Sunday, July 20, 2008

The Wisdom, Power & Joy of Slow Change

A note from for Monday July 21 2008

Welcome to another shining brand new Summer week.

I sincerely expect that each of you is having an amazing Summer, and that you are enjoying every sunny day.

In the midst of this Summer here in North America, many are reconciling their activities and making the necessary adjustments to ensure that the year’s end sees their goals and intentions fulfilled. How are you doing so far?

Our friend Philip gets us off to a fine start for this week. Enjoy!

The Wisdom, Power & Joy of Slow Change
By Philip Humbert

Remember the saying that "haste makes waste?" We live in a age of constant change and tremendous impatience. We want solutions and we want them "NOW!" We want relief, we want success, we want the future to arrive easily, cheaply and soon!

And, at the same time, we want peace of mind, simplicity, and release from the stress of modern life. My friend, George Dubie, says, "hurry is the devil" and he's right. I love the quote from Gandhi that "there is more to life than increasing its speed." I think nature is constantly trying to tell us this.

Recently, I saw a National Geographic on how change takes place in nature and while this was not their major lesson, here's what I got:

1. Rapid change is often marked by chaos, confusion, pain, suffering and sometimes disaster.

2. Slow change is marked by growth, beauty, evolution and astonishing complexity.

Now, obviously those two "rules" don't always apply, but here are my thoughts. Rapid change comes from things like volcanoes and earthquakes and hurricanes and floods. Yes, change is quick and powerful and awesome. And, yes, there is beauty in Mother Nature's power, but the results are unpredictable and filled with unintended consequences.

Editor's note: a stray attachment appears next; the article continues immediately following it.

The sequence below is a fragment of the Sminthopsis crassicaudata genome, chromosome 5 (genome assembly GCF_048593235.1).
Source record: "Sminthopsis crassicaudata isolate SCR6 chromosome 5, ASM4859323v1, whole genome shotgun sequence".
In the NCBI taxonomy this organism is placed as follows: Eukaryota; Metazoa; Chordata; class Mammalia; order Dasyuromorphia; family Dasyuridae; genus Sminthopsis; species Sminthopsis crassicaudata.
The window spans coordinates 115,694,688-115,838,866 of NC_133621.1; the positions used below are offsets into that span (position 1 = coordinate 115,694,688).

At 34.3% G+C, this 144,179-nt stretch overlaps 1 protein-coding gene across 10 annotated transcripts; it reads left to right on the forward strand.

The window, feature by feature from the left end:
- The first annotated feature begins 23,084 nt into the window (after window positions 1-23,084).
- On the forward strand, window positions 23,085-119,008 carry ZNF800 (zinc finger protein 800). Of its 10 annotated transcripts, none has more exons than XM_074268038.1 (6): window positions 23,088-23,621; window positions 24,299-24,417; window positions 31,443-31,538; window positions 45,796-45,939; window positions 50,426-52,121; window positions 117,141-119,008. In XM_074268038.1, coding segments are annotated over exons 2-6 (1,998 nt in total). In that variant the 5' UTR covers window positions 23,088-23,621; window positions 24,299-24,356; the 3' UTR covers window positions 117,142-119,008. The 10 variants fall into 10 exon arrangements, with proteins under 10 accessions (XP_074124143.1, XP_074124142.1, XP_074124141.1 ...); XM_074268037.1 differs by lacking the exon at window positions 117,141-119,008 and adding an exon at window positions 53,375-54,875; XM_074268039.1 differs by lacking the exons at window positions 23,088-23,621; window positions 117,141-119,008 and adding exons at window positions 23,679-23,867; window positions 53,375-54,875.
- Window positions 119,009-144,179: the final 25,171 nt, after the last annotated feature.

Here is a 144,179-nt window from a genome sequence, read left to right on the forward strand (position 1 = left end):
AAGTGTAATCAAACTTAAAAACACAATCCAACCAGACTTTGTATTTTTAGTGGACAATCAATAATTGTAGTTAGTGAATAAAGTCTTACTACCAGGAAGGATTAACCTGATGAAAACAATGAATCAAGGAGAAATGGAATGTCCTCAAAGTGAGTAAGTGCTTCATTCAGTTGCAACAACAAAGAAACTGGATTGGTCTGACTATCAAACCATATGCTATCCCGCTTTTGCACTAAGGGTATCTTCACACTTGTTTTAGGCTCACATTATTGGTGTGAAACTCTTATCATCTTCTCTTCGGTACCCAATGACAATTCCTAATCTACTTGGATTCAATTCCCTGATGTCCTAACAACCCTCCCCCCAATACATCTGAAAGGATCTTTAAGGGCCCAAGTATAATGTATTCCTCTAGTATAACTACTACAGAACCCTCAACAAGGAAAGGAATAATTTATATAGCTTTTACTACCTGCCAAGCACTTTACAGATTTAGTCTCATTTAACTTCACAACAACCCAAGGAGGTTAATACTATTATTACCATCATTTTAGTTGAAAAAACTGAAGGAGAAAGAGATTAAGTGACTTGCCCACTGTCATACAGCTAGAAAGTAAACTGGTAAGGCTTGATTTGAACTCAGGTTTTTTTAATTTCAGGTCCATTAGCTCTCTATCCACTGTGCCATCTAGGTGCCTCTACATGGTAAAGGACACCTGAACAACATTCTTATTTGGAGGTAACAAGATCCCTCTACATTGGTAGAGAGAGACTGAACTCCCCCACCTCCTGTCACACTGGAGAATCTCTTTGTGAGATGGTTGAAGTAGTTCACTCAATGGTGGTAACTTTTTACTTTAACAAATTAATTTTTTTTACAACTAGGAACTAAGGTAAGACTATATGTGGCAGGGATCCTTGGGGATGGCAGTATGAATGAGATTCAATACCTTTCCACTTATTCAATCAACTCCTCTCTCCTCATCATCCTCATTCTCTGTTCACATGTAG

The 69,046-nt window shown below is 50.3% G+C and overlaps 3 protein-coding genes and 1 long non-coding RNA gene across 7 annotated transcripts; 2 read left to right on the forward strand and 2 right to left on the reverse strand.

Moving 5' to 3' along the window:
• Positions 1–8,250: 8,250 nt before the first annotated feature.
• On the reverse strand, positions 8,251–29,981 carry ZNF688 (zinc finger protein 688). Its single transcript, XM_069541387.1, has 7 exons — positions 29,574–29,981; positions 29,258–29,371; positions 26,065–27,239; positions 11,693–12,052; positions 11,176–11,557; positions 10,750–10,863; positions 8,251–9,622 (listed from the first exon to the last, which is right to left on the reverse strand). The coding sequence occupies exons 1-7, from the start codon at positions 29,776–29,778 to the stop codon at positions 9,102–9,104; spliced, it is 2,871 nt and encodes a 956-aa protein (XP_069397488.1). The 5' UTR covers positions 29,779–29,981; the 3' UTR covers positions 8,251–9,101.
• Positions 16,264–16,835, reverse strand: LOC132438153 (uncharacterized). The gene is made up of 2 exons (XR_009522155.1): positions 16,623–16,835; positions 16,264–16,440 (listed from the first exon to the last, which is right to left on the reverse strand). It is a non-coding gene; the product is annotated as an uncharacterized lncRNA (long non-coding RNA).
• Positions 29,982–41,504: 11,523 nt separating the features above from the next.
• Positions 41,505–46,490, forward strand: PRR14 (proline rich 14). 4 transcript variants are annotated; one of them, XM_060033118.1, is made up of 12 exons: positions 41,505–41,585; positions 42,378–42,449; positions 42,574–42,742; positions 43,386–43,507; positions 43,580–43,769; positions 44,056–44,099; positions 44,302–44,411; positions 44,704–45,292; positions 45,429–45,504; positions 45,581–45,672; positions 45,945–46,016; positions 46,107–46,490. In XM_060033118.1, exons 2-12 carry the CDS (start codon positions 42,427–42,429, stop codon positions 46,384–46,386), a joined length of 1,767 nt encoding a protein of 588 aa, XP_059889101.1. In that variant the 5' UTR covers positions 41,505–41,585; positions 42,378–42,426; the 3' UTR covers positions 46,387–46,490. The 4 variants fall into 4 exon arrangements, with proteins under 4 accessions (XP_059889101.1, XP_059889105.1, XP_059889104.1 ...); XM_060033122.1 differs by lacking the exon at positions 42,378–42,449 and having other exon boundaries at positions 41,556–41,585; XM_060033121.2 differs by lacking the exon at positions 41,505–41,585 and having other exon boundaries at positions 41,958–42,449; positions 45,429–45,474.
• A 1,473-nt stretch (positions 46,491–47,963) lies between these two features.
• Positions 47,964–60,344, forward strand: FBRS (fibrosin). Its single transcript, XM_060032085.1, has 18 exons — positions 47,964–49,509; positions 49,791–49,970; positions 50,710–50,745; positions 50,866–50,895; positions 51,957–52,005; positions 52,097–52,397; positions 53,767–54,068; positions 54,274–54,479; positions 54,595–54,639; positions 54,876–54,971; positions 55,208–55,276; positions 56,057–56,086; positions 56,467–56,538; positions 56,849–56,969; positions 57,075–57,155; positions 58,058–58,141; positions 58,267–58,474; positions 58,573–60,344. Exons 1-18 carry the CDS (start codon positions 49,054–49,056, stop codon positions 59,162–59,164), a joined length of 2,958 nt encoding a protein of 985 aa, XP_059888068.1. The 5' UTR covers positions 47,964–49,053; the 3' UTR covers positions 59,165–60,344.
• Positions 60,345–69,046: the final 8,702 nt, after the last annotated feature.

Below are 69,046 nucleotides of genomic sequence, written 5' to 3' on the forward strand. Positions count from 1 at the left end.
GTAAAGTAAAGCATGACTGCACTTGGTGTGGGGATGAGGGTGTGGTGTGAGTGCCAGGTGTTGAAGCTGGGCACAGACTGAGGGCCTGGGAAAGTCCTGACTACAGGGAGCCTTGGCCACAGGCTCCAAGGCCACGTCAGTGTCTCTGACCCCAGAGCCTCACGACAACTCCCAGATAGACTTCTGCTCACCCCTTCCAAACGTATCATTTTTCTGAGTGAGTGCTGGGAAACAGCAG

On the other hand, slow change created the Grand Canyon, Giant Redwoods, and the rich soil of the Great Plains. Slow, methodical human labor created the great pyramids, the Great Wall of China, and the Taj Mahal. In his biography of Wilbur and Orville Wright, Fred Howard makes the point that they were successful in building the first airplane precisely because of their methodical experiments, careful notes, exhaustive research and willingness to learn from others. They took their time and got it right.

We've all know that fad diets often lead to re-gaining the weight on the other side. The healthy way is to change your lifestyle, burn more calories than you consume and slowly, methodically (and safely) achieve your desired outcome.

In the quest for "instant wealth", how many have fallen for "get rich quick schemes?" In our "need for speed," how many of us have run aground, taken the wrong turn or rushed impatiently down the wrong path?

There is wisdom in the story of the tortoise and the hare. Remember their race? The rabbit jumps off to a dramatic, frenzied start while the poor lumbering tortoise doesn't seem to have a chance, but I'm sure you remember how the story ends!Sure, I want to reach my goals as quickly as possible.

Sure, I like going fast! Of course I prefer my high speed internet connection! Who doesn't?

But when it comes to reaching our most important goals--peace, prosperity, loving families, personal satisfaction and the joy of living well, Mother Nature seems to know something. She moves slowly and methodically. She does her work in small increments, day by day, always moving forward, taking her time and doing her work with exquisite beauty. We can learn from that

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